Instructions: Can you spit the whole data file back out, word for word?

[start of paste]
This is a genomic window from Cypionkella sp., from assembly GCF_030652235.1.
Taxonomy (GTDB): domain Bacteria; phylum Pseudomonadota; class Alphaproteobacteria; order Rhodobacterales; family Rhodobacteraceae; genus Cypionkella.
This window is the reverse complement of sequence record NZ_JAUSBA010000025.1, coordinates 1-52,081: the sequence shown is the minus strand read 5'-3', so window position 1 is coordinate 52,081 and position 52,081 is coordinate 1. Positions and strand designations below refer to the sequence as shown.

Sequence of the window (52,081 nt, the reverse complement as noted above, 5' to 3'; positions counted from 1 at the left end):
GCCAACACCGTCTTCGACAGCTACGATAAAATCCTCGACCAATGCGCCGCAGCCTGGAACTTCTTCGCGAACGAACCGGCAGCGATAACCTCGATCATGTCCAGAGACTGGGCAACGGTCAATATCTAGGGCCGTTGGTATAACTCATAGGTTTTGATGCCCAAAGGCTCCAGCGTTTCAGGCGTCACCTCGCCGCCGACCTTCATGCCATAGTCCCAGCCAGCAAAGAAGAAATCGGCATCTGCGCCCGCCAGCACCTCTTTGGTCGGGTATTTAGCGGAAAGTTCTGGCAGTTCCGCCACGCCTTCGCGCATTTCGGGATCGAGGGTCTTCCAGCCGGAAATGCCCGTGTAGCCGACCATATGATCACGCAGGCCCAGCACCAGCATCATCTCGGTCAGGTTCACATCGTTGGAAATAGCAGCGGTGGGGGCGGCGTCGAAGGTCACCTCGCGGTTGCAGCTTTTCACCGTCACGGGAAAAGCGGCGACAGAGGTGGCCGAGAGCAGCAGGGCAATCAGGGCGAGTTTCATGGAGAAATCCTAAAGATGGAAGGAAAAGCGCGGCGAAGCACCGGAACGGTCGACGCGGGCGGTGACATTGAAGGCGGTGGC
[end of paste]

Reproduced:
This is a genomic window from Cypionkella sp., from assembly GCF_030652235.1.
Taxonomy (GTDB): domain Bacteria; phylum Pseudomonadota; class Alphaproteobacteria; order Rhodobacterales; family Rhodobacteraceae; genus Cypionkella.
This window is the reverse complement of sequence record NZ_JAUSBA010000025.1, coordinates 1-52,081: the sequence shown is the minus strand read 5'-3', so window position 1 is coordinate 52,081 and position 52,081 is coordinate 1. Positions and strand designations below refer to the sequence as shown.

Sequence of the window (52,081 nt, the reverse complement as noted above, 5' to 3'; positions counted from 1 at the left end):
GCCAACACCGTCTTCGACAGCTACGATAAAATCCTCGACCAATGCGCCGCAGCCTGGAACTTCTTCGCGAACGAACCGGCAGCGATAACCTCGATCATGTCCAGAGACTGGGCAACGGTCAATATCTAGGGCCGTTGGTATAACTCATAGGTTTTGATGCCCAAAGGCTCCAGCGTTTCAGGCGTCACCTCGCCGCCGACCTTCATGCCATAGTCCCAGCCAGCAAAGAAGAAATCGGCATCTGCGCCCGCCAGCACCTCTTTGGTCGGGTATTTAGCGGAAAGTTCTGGCAGTTCCGCCACGCCTTCGCGCATTTCGGGATCGAGGGTCTTCCAGCCGGAAATGCCCGTGTAGCCGACCATATGATCACGCAGGCCCAGCACCAGCATCATCTCGGTCAGGTTCACATCGTTGGAAATAGCAGCGGTGGGGGCGGCGTCGAAGGTCACCTCGCGGTTGCAGCTTTTCACCGTCACGGGAAAAGCGGCGACAGAGGTGGCCGAGAGCAGCAGGGCAATCAGGGCGAGTTTCATGGAGAAATCCTAAAGATGGAAGGAAAAGCGCGGCGAAGCACCGGAACGGTCGACGCGGGCGGTGACATTGAAGGCGGTGGC